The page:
A review the cases that have addressed the trigger issue under California law leads this Court to the conclusion that there is no single theory of trigger universally applicable in CGL policies for property damage. Rather, courts determine the appropriate theory of trigger based on an examination of the terms of the policy and the nature of the damage. The five insurance policies under which TBG seeks coverage for its cleanup costs on the MGM Brakes Site are discussed and quoted above in the discussion of damages. Generally, the policies require Commercial Union to pay on behalf of TBG "all sums which the insured shall become legally obligated to pay as damages because of injury to or destruction of property, including the loss of use thereof, caused by an occurrence." An occurrence is generally defined by the policies as "an accident, including injurious exposure to conditions, which results, during the policy period, in bodily injury or property damage neither expected nor intended from the standpoint of the insured." (Emphasis added). The policies are what is known as "occurrence" policies, rather than "claims made" policies. In other words, coverage is provided for occurrences that cause damage during the policy period, rather than for claims made during the policy period. There is no requirement under the terms of the policies that liability for the property damage arise during the policy period. The critical issue then, in deciding whether coverage under the policies was triggered, is determining whether there was an occurrence that caused property damage during the policy period.
In answering this question, the Court holds that the most appropriate theory for determining whether coverage was triggered in this case is the "exposure" theory. The event that caused the property damage, giving rise to TBG's liability under CERCLA, was the release of materials containing PCBs onto the site. Each time such a release occurred, the property was immediately damaged. Thus, coverage under the policies issued by Commercial Union was triggered each and every time materials containing PCBs were released onto the MGM Brakes Site.
The continuous trigger theory of coverage would be inappropriate in this case because it would require coverage from every insurer of the property from the time the contamination occurred in the late 1960s until the time it was discovered in the early 1980s, despite the fact that, after 1972, there were no new occurrences causing property damage. The Court also rejects the manifestation theory of trigger as inconsistent with the terms of the policies. The policies provide coverage for property damage that occurs during the policy period, not for property damage that is discovered during the policy period.
In its motion for partial summary adjudication of this issue, TBG has also asked this Court to rule, as a matter of law, that specific policies issued by Commercial Union during the relevant years have been triggered. The Court declines to do so at this time. While the appropriate theory of trigger may be determined as a matter of law, a determination of whether the policies have, in fact, been triggered requires resolution of a number of factual issues. Although the EPA compiled an extensive record on the MGM Brakes Site, Commercial Union has not yet had an opportunity to conduct its own discovery for purposes of this litigation. Accordingly, the Court finds that a determination of which, if any, of Commercial Union's policies issued to TBG have been triggered is premature.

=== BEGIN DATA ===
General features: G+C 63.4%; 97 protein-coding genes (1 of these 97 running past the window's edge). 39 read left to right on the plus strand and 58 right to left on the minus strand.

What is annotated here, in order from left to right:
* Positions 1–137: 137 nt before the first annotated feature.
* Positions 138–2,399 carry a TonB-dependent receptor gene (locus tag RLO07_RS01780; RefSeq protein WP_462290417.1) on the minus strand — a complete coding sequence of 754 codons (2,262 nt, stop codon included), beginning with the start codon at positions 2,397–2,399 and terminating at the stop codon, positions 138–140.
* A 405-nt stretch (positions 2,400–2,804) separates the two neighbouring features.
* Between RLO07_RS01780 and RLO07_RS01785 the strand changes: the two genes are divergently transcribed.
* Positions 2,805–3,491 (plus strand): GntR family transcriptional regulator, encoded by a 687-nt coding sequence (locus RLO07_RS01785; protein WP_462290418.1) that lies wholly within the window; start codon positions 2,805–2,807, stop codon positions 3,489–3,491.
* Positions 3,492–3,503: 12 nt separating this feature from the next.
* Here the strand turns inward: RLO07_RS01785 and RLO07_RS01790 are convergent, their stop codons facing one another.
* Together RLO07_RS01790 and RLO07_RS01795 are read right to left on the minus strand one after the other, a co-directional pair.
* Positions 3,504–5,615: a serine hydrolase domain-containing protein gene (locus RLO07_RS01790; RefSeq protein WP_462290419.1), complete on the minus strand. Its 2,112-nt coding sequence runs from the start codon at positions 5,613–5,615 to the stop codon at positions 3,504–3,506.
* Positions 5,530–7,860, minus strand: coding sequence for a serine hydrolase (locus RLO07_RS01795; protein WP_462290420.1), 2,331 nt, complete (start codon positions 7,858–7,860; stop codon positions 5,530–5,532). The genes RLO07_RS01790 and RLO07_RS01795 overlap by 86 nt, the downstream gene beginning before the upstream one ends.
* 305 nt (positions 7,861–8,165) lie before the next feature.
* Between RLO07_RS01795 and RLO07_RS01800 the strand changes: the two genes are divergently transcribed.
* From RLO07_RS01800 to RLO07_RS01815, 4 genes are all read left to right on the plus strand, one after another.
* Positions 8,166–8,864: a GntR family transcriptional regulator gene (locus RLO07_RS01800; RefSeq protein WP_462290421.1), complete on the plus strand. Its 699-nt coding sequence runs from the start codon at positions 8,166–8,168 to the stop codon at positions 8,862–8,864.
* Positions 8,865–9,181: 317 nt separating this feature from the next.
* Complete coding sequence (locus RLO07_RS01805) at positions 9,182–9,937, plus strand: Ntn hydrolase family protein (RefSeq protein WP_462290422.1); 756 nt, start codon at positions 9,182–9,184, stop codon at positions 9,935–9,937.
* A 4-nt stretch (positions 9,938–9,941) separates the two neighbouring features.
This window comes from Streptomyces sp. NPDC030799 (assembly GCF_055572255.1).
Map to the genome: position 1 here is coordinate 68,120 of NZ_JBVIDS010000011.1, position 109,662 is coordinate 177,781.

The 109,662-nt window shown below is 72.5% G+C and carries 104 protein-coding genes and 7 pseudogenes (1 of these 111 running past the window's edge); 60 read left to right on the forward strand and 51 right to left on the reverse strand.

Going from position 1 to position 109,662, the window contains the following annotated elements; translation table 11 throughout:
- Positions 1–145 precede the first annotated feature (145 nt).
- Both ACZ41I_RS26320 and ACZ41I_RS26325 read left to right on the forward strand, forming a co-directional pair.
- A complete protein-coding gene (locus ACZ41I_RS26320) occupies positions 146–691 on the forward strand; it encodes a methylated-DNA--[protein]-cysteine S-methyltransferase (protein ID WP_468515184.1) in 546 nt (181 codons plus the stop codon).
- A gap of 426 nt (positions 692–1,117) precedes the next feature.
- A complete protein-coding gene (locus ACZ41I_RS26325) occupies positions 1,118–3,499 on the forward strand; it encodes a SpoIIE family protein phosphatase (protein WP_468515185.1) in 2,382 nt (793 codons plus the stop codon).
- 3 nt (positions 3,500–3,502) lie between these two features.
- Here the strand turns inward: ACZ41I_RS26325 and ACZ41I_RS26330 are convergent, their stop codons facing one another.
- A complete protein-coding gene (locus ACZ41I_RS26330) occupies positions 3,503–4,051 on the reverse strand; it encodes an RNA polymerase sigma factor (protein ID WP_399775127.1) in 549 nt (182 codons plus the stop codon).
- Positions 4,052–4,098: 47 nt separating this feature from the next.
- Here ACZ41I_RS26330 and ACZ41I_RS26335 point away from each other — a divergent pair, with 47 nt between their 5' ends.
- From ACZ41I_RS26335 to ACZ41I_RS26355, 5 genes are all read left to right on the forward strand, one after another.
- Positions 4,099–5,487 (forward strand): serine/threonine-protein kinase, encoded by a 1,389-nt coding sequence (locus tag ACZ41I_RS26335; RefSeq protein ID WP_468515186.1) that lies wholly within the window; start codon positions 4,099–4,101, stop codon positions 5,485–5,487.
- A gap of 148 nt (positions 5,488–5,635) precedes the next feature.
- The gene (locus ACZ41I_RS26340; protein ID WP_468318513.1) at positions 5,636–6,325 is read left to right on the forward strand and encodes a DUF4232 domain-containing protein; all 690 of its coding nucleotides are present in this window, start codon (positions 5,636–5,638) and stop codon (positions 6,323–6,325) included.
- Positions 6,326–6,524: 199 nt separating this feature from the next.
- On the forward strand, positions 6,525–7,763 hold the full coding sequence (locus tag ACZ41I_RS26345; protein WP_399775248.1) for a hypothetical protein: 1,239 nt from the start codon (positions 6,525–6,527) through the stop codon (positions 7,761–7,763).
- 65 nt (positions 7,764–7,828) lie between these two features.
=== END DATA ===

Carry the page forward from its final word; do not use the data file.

III. Allocation Issue.
In its third motion for partial summary adjudication, TBG has asked this Court to determine whether it may, at its election, assign its costs incurred in the cleanup of the MGM Brakes Site to particular policies and policy years. For the reasons stated at the hearing on this matter, the Court finds that such a determination requires a factual basis and, therefore, is premature at this stage of the proceedings. Accordingly, this motion is denied without prejudice.
For the reasons discussed above, the Court hereby makes the following orders:
1. TBG's motion for partial summary adjudication as to the "damages" issue is GRANTED as follows: The Court holds that the environmental response costs incurred by TBG in the investigation and remediation of the hazardous waste contamination on the MGM Brakes Site constitute "damages" within the meaning of the comprehensive general liability policies issued by Commercial Union.
2. TBG's motion for partial summary adjudication as to the "trigger" issue is GRANTED as follows: The Court holds that the appropriate theory for determining whether coverage was triggered in this case is the "exposure" theory. The Court declines, however, to rule that specific policies have been triggered.
3. TBG's motion for partial summary adjudication as to its right to allocate its expenses to particular policies and policy years is DENIED WITHOUT PREJUDICE.
DATED: June 4, 1990
FERN M. SMITH
United States District Judge